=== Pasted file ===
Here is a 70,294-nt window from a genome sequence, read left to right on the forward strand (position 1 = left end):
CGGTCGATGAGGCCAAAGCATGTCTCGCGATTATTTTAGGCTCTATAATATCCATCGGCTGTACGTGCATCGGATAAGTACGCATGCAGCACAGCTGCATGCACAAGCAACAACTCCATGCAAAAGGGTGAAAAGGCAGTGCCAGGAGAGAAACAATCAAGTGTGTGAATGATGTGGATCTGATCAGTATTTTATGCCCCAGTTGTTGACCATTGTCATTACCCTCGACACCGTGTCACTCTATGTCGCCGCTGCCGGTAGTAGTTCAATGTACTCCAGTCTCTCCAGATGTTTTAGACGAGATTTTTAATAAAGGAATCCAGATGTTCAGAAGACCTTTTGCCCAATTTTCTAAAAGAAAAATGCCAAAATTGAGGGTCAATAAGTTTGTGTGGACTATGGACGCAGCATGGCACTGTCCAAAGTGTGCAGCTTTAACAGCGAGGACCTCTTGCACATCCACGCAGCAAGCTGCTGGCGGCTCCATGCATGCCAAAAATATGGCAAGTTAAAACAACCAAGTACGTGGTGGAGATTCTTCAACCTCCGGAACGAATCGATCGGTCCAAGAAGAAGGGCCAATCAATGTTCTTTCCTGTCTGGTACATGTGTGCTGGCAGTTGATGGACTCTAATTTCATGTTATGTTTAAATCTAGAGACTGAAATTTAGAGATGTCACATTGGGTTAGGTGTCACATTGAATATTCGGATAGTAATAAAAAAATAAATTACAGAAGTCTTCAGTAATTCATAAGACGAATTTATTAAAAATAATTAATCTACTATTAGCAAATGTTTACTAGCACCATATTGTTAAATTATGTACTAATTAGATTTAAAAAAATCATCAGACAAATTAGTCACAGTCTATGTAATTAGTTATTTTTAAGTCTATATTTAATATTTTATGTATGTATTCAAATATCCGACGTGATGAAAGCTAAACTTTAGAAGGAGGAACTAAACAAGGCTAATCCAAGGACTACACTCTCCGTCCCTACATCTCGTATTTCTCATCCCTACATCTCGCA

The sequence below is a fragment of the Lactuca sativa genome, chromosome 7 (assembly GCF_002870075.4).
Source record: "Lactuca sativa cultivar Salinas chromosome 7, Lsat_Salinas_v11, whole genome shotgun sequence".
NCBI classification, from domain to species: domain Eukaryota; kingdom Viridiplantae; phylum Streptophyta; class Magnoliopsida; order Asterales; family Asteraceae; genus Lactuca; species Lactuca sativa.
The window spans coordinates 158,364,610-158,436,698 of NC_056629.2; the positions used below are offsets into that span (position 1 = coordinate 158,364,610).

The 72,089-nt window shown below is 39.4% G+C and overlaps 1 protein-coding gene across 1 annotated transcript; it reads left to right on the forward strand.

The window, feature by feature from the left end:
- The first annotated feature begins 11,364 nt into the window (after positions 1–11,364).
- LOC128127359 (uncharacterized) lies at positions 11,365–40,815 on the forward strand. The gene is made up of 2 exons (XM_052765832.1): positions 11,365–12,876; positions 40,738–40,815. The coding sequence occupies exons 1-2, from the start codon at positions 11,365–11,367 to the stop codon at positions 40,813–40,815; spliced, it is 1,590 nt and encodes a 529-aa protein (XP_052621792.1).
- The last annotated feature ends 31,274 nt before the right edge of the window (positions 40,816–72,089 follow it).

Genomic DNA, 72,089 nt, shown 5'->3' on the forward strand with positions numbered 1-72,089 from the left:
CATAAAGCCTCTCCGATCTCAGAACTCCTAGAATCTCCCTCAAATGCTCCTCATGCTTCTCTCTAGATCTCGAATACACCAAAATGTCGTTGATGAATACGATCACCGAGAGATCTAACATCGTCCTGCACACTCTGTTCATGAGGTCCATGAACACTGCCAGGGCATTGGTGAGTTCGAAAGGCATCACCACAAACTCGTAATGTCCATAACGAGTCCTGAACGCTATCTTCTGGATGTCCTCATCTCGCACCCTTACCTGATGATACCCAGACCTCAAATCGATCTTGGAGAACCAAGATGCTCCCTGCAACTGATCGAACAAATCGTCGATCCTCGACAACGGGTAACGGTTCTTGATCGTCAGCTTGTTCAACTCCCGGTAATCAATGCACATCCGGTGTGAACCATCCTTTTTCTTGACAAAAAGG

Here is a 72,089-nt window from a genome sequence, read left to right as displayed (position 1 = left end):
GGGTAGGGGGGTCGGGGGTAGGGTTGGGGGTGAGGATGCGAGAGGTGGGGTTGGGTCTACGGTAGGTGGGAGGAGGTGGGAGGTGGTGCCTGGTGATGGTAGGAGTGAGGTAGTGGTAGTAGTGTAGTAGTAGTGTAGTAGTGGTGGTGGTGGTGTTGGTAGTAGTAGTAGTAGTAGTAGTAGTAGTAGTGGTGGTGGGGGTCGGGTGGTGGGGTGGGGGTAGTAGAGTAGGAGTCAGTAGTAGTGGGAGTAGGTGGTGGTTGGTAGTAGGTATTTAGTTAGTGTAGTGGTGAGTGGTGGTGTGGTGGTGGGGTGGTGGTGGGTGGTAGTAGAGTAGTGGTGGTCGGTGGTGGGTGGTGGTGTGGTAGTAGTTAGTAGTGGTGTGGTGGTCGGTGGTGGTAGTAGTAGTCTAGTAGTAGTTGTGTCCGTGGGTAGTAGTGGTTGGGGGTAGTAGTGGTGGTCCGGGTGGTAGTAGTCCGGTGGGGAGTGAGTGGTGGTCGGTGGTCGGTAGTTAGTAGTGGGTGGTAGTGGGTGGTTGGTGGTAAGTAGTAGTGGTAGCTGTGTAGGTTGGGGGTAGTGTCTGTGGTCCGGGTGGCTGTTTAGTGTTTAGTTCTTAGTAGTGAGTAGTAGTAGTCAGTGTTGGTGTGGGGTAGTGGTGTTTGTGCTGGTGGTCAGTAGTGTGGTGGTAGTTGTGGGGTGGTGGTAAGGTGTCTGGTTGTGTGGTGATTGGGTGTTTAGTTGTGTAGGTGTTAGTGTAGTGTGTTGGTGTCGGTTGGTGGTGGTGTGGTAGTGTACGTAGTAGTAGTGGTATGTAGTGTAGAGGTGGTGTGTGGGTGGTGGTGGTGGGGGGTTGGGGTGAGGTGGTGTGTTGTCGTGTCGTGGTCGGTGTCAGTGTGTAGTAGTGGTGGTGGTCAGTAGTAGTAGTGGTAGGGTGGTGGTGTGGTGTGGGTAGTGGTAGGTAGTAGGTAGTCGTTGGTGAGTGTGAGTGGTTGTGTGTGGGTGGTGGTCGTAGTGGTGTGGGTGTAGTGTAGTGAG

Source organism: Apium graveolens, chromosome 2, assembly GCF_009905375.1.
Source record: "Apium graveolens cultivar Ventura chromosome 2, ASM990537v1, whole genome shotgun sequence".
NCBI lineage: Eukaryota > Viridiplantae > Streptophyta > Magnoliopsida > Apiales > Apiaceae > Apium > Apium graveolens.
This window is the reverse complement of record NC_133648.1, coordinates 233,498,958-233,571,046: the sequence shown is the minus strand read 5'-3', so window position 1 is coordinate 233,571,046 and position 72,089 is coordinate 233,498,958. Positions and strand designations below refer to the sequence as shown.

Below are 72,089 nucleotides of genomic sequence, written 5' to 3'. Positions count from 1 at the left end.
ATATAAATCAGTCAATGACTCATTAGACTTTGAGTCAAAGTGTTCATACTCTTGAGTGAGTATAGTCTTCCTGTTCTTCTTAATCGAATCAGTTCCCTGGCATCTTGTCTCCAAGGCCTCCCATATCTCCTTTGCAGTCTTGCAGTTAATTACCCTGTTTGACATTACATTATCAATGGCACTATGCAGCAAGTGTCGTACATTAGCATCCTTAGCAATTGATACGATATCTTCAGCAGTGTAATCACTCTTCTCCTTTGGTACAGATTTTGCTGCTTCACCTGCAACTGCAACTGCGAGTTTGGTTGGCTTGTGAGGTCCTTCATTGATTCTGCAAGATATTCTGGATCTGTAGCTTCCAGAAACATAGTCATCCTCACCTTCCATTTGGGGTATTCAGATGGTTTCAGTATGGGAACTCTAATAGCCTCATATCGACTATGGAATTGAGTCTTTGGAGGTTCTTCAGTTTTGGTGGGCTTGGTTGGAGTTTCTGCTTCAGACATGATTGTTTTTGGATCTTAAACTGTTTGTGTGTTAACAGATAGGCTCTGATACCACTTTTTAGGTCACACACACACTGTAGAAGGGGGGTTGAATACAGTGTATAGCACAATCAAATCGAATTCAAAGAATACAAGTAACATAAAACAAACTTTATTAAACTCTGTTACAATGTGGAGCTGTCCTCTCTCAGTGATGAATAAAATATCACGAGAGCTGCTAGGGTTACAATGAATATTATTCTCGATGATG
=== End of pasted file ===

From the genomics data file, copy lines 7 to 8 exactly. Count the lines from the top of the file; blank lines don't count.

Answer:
The 72,089-nt window shown below is 39.4% G+C and overlaps 1 protein-coding gene across 1 annotated transcript; it reads left to right on the forward strand.

The window, feature by feature from the left end: